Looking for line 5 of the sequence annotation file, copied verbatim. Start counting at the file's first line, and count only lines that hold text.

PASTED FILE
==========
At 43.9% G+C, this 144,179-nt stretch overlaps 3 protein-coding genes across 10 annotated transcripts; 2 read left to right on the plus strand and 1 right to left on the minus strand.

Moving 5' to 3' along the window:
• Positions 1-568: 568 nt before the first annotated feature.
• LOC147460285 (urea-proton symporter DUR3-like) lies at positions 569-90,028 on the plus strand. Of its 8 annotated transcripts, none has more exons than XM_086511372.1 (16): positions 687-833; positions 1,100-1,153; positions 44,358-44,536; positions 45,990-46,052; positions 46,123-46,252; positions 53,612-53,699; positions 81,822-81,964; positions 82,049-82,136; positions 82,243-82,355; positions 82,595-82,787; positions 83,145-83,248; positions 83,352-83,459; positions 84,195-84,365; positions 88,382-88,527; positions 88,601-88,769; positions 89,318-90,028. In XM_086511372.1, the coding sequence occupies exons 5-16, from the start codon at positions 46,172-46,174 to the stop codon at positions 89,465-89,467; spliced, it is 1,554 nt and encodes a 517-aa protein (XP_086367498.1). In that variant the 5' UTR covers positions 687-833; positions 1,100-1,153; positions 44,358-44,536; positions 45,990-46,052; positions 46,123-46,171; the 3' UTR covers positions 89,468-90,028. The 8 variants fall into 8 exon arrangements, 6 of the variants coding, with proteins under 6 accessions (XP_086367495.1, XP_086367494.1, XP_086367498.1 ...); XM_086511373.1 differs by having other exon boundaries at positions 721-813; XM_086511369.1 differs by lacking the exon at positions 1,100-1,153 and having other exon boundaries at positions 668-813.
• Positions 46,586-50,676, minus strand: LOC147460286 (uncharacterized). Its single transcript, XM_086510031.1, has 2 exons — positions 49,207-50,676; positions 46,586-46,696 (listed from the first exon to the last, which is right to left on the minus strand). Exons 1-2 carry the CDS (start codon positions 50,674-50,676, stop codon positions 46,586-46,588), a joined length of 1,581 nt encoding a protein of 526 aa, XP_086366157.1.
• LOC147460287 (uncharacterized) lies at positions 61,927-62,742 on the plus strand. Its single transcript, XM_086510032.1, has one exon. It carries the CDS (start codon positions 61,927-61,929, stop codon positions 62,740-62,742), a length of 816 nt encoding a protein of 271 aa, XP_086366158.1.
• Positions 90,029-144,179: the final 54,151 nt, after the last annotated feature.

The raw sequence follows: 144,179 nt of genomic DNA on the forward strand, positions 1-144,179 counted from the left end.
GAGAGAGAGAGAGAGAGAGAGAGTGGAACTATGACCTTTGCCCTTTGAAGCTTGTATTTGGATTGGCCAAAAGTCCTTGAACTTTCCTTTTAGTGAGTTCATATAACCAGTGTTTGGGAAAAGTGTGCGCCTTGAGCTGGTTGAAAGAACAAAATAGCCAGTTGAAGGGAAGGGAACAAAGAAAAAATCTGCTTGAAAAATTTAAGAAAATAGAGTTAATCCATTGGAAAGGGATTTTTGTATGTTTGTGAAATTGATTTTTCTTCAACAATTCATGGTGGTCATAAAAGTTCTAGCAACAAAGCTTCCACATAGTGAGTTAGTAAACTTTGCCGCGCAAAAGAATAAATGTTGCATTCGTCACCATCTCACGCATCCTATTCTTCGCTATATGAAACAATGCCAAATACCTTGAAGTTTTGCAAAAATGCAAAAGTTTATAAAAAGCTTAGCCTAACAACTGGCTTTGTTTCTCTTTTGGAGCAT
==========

• Positions 46,586-50,676, minus strand: LOC147460286 (uncharacterized). Its single transcript, XM_086510031.1, has 2 exons — positions 49,207-50,676; positions 46,586-46,696 (listed from the first exon to the last, which is right to left on the minus strand). Exons 1-2 carry the CDS (start codon positions 50,674-50,676, stop codon positions 46,586-46,588), a joined length of 1,581 nt encoding a protein of 526 aa, XP_086366157.1.